The Bullitt County History Museum

Recognizing Our Voting Workers

The following article by Charles Hartley was published on 6 Nov 2016.

Like many of you, on election day I go to my polling place to cast my vote for the candidates of my choice. I walk in, am greeted by friendly people, sign my name on the roster, take my ballot, fill it out and deposit it in the machine, get my little "I voted" sticker, and leave, satisfied that I've done my patriotic duty. I give little thought to the time and effort, and the people who made it possible for me to vote.

However, this time with all the hullabaloo over getting the vote count right, I thought it would be interesting to examine just how it's done.

The process hasn't changed a great deal in the last hundred years, except to maybe get more carefully managed for accuracy.

As you can see on the chart shown at the bottom of this window, in 1906 and 1917 there were 11 voting precincts in Bullitt County with four officials assigned to each one. By 1925 and then in 1940 there were 16 precincts as population grew. If your family has been in the county for that long, perhaps you will recognize a name or two of your own ancestors on this list.

Today there are still four main officers at each precinct: two judges, a clerk, and a sheriff. Each is a private citizen who has been trained to do his or her job. However, as the county's population had grown, so has the number of precincts, now a total of 48.

To be a precinct officer, you must be a registered voter. You cannot serve if you are a candidate for office, or a family member of a candidate for office in that precinct. You also cannot have changed your party affiliation within a year prior to your appointment as an officer.

Among other things, the clerk is responsible for determining that the voter is who he says he is, that he lives in that precinct, and that his name is on the signature roster. Like many folks, I use my driver's license to verify my identity, but identity can also be verified other ways. For example you might be known by a precinct officer, or you might produce another form of identification that contains both a picture and signature in order to cast a ballot.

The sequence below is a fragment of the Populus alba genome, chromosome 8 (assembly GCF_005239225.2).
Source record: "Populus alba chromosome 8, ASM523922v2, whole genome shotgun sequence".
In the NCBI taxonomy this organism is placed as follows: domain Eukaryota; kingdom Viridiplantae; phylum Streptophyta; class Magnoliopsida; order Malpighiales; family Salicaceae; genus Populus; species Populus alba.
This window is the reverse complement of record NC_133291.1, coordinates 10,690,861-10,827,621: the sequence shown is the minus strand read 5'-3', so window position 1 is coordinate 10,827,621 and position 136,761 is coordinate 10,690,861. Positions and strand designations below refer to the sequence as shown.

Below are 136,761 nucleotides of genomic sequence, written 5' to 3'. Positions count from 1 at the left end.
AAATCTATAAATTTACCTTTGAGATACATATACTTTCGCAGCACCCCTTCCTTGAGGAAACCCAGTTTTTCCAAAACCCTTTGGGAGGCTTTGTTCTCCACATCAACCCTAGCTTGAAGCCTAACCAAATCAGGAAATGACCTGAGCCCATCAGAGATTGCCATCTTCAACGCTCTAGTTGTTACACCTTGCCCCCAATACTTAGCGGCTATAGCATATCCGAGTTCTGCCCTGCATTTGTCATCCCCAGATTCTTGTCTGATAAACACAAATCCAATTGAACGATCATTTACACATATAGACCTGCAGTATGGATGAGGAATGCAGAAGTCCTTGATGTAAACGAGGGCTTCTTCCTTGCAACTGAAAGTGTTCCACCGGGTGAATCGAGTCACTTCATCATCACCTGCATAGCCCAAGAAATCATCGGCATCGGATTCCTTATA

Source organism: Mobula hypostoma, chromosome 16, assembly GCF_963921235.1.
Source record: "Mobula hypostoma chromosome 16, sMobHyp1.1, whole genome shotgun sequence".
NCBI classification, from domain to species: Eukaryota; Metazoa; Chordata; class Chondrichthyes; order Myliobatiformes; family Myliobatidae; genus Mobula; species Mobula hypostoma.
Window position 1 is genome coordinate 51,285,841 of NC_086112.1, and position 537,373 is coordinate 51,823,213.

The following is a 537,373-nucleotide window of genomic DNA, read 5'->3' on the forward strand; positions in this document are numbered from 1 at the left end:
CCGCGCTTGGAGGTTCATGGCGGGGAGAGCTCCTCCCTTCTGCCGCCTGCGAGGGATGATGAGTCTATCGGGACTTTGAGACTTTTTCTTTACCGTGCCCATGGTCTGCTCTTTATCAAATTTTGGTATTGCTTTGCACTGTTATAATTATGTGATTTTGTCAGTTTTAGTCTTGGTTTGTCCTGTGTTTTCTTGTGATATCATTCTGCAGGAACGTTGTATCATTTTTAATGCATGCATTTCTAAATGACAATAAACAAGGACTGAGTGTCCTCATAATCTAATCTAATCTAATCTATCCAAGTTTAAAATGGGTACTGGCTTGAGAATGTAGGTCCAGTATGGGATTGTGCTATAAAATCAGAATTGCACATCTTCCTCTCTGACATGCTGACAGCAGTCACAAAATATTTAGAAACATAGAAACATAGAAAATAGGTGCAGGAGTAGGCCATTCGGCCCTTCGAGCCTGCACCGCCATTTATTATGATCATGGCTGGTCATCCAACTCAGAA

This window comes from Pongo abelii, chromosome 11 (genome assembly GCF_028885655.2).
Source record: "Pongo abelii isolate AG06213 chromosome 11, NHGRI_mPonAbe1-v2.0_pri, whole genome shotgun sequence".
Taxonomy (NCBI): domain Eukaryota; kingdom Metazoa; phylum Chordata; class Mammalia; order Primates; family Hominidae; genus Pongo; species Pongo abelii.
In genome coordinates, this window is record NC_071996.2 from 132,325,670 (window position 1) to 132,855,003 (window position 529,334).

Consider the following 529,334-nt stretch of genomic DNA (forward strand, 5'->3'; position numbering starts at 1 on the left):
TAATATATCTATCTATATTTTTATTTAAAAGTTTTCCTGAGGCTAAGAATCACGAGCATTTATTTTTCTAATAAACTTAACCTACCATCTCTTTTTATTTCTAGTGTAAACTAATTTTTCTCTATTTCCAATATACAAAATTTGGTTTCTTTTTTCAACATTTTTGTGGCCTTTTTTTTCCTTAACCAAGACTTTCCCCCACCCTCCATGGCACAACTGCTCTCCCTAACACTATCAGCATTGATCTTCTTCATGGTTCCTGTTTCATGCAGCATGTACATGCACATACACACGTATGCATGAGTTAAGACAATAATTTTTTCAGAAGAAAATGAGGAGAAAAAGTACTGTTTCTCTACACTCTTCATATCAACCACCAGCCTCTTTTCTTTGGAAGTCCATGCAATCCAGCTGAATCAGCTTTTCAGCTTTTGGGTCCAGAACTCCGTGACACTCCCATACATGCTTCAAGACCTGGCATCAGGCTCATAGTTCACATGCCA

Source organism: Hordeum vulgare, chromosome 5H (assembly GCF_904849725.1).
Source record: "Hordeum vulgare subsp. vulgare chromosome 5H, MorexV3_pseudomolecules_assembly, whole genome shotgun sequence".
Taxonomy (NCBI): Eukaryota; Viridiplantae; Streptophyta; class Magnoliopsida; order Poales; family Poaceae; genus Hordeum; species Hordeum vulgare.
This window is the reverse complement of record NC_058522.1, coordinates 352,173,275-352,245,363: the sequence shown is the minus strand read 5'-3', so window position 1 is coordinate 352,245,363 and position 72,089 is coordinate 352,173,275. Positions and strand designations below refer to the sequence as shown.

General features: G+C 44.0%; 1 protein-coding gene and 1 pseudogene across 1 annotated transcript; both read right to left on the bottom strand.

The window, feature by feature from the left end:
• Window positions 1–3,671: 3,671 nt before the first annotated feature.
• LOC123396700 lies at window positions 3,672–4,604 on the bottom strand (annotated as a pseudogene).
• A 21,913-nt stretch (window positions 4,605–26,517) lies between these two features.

The two judges, one a Democrat and the other a Republican, are responsible for setting up and operating the voting machine for voters. They also return the election supplies to the County Clerk's office after the polls close. They ensure that the voter gets the proper ballot, and are responsible for informing the precinct sheriff of any real or potential election law violations or irregularities.

The precinct sheriff is responsible for maintaining order at the polling place. He or she must ensure that unauthorized individuals are not creating check-off lists or recording the identity of any voter, and that only persons allowed by law are granted access to the voting room. He is also responsible for placing himself at the end of the voting line at 6:00 p.m. to see that all voters in line at that time are allowed to vote.

The precinct sheriff reports any potential election law offenses to the county clerk, county sheriff, or the State Police.

To maintain impartiality, the clerk and sheriff are from opposite political parties.

These officials arrive by 5:30 in the morning, and don't finish until after the voting is finished, the equipment and supplies are all ready, and the voting tally is complete.

But the whole process of ensuring an accurate election doesn't begin or end with these officials.

As noted on the County Clerk's web site, preparations for election day begin months in advance. All of the election officers needed to operate the 48 precincts on election day must be recruited and trained by the Board of Elections which includes the county clerk, the county sheriff or his representative, and two appointees, one from each major political party. These last two are nominated by their parties.

It is their job to administer election laws and supervise the registration of voters.

The Board of Elections also accepts the filing papers of candidates and their campaign finance reports, places legal advertisements in the newspaper, delivers voting equipment, prepares the ballot, selects polling sites and maps all precincts and legislative subdivisions.

The voting machines are inspected and then sealed before being delivered to the precincts prior to the election. These seals are removed by the precinct workers the morning of the election when they set them up for voting.

After the voting is complete, the precinct workers have a number of specific tasks to complete. They close the voting machines and tabulate the votes. Another task is to ensure that the number of votes processed equals the number of votes recorded on the voting machines which in turn equals the number of signatures in the roster.

After completing a number of summary forms, they seal the machines and return the results to the county clerk's office.

The machines remain locked for 30 days after the election and can only be opened by court order.